My first patient had a right arm amputation performed immediately prior to being stacked in the transport minibus, less than 24 hours ago. My second patient had a right arm amputation performed prior to transport, my third had a right arm… you get the point. Seven patients had at minimum a fresh right upper extremity amputation. All were at the midshaft of the humerus or higher.  I can only conclude everyone sitting on the right side of the vehicle had their arm out the window. It actually got to the point where the first thing I would do when seeing a new patient was pull back the sheet to see how many amputations had been performed. The remaining eight patients were a mixture of sorts: skull fractures, bilateral open tibia fibula fractures, pelvic fractures, femur fractures, degloving injuries… the works.

“Get a set of vitals on everyone! Make sure we have IV access!! And get me a sheet of paper so I can figure out how to keep track of these people!!”

Wounds/surgical sites were undressed, irrigated, and redressed. Everyone was given antibiotics (not inappropriately I might add…) fractures not going to the theatre immediately were splinted and pain medications administered to essentially anyone who asked.

Thank goodness for helpful consultants. The Orthopedic and surgical teams were notified immediately, and they came to the AETC at once.  In the next two hours we sorted through all fifteen patients, developing a new list: to OT immediately, to OT round 2, to floor then to OT round 3, and admit to trauma floor for OT sometime in the future not yet determined. Did I mention how strange it was for everyone’s primary injury to be right upper extremity?

Mind you, in the middle of all of this, we were trying to keep the remainder of the department running with one syncopal and unresponsive patient here and another hypoglycemic patient there. Our Magnesium and Aminophyline combo almost came too late for the poor asthmatic whose exacerbation happened to coincide with the arrival of the trauma patients.

Somehow, slowly, we got everyone taken care of.

First to the theatre, then to the floor, slowly they dispersed until all we were left with was the “regular” busy department. It was quite a day, to say the least. At the end of it I thought, “I don’t know if I can do that again… what kind of dream is it I’m living here?”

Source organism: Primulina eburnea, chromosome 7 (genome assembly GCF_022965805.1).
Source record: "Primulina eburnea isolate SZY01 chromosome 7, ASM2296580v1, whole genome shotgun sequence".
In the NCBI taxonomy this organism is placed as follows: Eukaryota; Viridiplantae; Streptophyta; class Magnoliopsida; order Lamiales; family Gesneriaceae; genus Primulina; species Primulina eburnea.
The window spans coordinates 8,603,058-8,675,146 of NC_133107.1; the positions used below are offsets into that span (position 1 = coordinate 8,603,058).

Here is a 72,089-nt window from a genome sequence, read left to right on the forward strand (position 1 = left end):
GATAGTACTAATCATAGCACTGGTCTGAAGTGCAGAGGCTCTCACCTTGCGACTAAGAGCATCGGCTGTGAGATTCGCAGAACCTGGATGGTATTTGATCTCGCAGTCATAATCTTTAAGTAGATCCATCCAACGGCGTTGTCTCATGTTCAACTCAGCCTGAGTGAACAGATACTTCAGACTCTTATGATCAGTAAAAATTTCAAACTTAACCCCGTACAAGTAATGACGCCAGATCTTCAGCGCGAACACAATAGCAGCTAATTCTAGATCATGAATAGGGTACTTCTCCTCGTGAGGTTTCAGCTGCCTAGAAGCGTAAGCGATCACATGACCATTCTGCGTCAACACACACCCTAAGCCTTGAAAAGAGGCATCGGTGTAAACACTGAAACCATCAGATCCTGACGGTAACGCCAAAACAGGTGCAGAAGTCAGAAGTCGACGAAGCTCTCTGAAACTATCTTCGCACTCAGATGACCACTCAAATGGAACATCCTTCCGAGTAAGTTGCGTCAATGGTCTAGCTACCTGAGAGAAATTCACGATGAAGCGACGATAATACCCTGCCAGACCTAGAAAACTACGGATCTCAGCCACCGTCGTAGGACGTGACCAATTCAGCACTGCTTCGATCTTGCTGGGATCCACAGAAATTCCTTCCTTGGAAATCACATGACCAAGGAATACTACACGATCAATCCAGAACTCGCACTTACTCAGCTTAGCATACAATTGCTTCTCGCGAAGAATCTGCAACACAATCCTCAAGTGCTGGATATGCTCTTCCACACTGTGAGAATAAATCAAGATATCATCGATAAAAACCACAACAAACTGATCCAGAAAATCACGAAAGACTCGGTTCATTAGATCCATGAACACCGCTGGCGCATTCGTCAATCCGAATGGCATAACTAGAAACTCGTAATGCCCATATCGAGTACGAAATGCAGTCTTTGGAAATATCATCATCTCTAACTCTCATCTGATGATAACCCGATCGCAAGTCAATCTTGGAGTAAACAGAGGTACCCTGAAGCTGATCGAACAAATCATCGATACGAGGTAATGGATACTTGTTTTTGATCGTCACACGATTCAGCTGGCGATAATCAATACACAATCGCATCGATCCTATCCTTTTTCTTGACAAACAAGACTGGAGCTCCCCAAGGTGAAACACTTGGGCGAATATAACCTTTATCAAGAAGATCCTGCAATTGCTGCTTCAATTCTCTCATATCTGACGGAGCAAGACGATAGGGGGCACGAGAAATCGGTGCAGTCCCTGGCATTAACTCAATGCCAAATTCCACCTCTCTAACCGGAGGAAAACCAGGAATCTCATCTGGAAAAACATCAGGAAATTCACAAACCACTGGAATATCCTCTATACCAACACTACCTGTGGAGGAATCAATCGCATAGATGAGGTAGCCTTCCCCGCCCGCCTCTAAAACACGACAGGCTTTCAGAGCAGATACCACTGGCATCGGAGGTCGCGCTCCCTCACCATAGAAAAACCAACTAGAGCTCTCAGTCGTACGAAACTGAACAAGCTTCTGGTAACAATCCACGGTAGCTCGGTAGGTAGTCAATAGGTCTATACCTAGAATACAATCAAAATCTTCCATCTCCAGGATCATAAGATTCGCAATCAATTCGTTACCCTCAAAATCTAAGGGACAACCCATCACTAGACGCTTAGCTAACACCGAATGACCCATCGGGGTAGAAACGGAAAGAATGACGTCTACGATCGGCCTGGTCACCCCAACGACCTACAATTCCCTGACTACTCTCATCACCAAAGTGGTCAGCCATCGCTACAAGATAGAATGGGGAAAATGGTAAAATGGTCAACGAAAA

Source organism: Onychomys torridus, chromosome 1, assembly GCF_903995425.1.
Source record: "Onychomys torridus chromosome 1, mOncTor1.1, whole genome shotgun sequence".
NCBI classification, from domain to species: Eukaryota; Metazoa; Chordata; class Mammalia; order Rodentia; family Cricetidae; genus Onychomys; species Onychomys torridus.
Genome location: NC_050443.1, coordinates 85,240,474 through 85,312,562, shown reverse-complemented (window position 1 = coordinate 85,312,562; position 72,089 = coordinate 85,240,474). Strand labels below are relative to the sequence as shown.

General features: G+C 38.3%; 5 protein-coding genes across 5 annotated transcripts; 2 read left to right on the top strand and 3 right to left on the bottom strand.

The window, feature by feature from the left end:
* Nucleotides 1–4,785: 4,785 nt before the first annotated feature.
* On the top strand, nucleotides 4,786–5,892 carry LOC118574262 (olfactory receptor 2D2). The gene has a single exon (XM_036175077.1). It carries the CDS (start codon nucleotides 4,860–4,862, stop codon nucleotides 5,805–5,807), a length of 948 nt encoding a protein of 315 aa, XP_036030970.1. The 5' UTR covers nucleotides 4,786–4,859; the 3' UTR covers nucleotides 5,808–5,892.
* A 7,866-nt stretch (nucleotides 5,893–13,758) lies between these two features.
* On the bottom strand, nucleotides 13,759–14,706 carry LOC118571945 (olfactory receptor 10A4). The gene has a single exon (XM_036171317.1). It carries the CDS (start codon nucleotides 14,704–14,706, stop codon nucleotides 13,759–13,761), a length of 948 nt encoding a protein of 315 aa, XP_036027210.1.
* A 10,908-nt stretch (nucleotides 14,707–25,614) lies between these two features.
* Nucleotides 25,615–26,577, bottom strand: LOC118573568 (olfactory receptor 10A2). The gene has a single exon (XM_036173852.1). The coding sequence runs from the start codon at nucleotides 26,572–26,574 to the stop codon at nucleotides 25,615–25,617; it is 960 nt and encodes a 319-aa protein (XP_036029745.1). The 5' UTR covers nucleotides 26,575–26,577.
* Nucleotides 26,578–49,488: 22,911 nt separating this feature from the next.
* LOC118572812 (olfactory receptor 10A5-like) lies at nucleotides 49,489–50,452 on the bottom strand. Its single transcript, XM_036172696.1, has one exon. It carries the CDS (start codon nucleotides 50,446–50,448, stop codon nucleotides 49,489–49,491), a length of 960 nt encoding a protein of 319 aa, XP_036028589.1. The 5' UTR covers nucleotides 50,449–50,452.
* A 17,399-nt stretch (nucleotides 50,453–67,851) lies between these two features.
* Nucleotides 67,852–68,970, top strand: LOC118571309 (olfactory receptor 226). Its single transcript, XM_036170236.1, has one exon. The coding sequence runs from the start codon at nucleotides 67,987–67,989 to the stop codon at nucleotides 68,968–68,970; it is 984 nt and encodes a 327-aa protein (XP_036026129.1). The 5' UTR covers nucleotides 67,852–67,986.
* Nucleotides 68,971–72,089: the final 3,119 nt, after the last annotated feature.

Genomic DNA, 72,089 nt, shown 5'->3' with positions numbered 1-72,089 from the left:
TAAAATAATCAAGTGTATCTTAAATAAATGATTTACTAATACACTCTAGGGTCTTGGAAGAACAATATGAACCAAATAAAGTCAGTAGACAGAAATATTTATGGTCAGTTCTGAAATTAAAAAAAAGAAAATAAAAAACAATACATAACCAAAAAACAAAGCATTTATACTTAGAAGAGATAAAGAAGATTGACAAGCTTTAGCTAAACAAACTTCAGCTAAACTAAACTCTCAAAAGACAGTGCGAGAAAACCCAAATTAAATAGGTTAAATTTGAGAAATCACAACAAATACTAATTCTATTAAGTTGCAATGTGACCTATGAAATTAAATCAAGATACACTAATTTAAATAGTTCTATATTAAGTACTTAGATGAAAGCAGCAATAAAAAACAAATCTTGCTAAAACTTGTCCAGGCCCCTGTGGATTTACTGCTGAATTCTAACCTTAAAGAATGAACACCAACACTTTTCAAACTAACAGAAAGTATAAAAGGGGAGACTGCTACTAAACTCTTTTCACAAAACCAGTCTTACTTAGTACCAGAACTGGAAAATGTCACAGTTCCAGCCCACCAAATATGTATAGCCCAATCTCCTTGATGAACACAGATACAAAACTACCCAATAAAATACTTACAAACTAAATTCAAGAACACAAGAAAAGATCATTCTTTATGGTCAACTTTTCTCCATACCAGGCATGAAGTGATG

However, I was recently talking to a friend and said, “I guess moving here made me realize, you never ‘live the dream.’ You dream dreams, you live reality.” That’s the only choice we get. Some days are better than others. Sometimes I fight for 6 hours to get a CT on a patient, transport her to the private hospital for scanning only to have her die less than an hour after getting back to the emergency department. Some days I diagnose ectopic pregnancy with ultrasound and get the patient to the operating theater within an hour.  Some days I argue with ICU about why I keep sending them critical patients that often die. Some days I get the femoral central line in a dying hypoglycemic patient and she walks out of the ED less than 24 hours later.  Some days radiology accidently locks the keys in the department, and we go without x-rays all night. Some days I treat a crashing CHF exacerbation with severe hypertension with 10mg of Labetalol, 5L of oxygen and a prayer… and he gets remarkably, inexplicably better… until I don’t even need him to go to the ICU anymore.  Some days all of my patients that die are younger than me. Some days I have three patients with a GCS of three in the resuscitation bay, and then the third one wakes up and starts moving his extremities as we are performing the lumbar puncture and removing 40cc of cerebrospinal fluid causing increased ICP.

Some days I wonder if I’m even making a difference and other days I know I am. This isn’t a dream. But it isn’t a nightmare either. This is their reality and now it’s mine too. But I’m not done with my dreaming either. We are already in the process of starting a formal EMS system and currently have one ambulance staffed with trained paramedics! In the next year we are starting an Emergency Medicine post-intern training program with the plan of eventually developing the first Emergency Medicine Residency in the country. Just last week I was asked to consider being the Head of the Emergency Medicine Department at the University of Malawi College of Medicine – which was pretty amazing considering the fact that some days I can’t even tell if I belong here or not. I still have some time to decide, but the offer has opened a whole new range of possibilities.

Whether it’s a good day or a bad day, the kind of day where I wonder what in the world I’m doing, or the kind of day where I can’t imagine myself anywhere else. Every day is different. That’s why I chose EM.